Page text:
The findings

Countries with a better ranking in the Global Gender Gap Index have a smaller proportion of women taking degrees in science, technology, engineering and mathematics (STEM), as Stoet and Geary showed in their study titled The Gender-Equality Paradox in Science, Technology, Engineering, and Mathematics Education.

Countries such as Albania and Algeria have a greater percentage of women choosing STEM than countries lauded for their high levels of gender emancipation, such as Finland, Norway, or Sweden.

The researchers also looked at how many girls might be expected to choose further study in STEM based on these criteria. They took the number of girls in each country who had the necessary ability in STEM and for whom it was also their best subject and compared this to the number of women graduating in STEM. They found there was a disparity in all countries, but with the gap once again larger in the more "emancipated" countries. In the UK, 29% of STEM graduates are female, whereas 48% of UK girls might be expected to take those subjects based on science ability alone. This drops to 39% when both science ability and interest in the subject are taken into account.

Note that the Global Gender Gap Index (GGGI) measures gender equality differently than the Basic Index of Gender Inequality (BIGI). The GGGI focuses strongly on women participating in high-level politics and on income independence, while the BIGI focuses on well being.

How policymakers can use this information

The main conclusion is that focusing on "traditional" feminist themes, such as more women in politics and women’s income are irrelevant in regard to getting more girls interested in science and technology.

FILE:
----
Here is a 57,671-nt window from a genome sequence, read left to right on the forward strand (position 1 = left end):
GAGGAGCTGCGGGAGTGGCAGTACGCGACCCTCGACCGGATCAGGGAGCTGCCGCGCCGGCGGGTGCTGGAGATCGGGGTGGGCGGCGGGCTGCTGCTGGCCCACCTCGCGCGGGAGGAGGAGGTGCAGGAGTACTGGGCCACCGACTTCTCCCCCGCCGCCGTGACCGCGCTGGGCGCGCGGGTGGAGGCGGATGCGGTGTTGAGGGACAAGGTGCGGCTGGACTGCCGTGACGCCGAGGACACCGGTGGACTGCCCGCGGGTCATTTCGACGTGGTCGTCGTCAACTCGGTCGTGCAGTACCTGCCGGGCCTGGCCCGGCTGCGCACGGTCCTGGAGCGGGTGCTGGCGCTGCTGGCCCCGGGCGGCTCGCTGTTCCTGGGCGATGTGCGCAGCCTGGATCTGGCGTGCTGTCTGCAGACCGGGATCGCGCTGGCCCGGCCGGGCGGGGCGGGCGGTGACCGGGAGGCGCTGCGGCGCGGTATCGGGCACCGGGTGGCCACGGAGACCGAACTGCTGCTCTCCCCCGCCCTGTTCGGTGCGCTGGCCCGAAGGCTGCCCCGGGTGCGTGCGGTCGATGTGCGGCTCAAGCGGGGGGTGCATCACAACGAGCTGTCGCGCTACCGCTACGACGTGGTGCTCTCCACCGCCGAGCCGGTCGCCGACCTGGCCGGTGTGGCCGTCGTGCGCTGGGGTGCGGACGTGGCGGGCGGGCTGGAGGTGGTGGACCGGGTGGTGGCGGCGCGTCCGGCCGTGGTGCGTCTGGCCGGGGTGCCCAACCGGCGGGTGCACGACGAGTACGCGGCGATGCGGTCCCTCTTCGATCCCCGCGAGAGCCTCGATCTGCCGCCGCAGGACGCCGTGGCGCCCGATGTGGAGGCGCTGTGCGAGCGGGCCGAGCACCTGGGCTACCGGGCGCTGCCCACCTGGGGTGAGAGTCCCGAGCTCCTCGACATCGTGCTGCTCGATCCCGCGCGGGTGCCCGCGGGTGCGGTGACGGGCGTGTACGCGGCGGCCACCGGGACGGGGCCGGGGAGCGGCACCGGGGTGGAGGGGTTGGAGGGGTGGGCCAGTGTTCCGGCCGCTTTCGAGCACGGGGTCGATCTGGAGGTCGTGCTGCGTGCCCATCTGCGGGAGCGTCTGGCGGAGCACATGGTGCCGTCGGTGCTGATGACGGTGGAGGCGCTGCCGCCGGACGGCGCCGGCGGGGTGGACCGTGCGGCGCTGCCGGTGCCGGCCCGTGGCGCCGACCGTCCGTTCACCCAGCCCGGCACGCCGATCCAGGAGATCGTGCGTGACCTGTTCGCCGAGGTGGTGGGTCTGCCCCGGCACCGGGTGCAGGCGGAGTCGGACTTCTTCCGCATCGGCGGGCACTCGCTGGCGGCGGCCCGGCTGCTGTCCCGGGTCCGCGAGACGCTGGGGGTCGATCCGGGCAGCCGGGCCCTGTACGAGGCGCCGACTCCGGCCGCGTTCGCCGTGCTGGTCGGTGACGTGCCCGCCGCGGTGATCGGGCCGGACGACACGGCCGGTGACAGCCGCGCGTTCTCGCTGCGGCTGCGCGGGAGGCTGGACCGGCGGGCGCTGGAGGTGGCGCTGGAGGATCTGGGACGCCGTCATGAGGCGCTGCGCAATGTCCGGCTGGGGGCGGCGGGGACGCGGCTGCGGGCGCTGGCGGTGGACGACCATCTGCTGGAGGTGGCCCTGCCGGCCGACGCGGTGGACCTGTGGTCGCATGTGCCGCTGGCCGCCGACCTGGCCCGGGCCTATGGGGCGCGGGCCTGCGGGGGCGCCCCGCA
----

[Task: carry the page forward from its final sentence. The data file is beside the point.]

Fourty years ago, many people will have thought that when women do participate more in politics and have their own income stream, they will behave and choose more like men do. That did not happen.

If the desire is to get more girls interested in important technical subjects such as computer programming, new ideas are needed.

Schools need to help students in secondary education better to make subject choices. Currently, there are girls how have a potential STEM profile, yet do not go for STEM. We argue that schools should target these girls, because focusing on them (rather than focusing on girls more generally) will most likely make a real difference.


The study, published in Psychological Science, also looked at what might motivate girls and boys to choose to study STEM subjects, including overall ability, interest or enjoyment in the subject and whether science subjects were a personal academic strength. Using data on 475,000 adolescents across 67 countries or regions, the researchers found that while boys’ and girls’ achievement in STEM subjects was broadly similar, science was more likely to be boys’ best subject. Girls, even when their ability in science equalled or excelled that of boys, were often likely to be better overall in reading comprehension, which relates to higher ability in non-STEM subjects. Girls also tended to register a lower interest in science subjects. These differences were near-universal across all the countries and regions studied.

Discussions of this study in the press

This paper was widely discussed in the media, including on BBC NewsNight. Below is a small selection of links.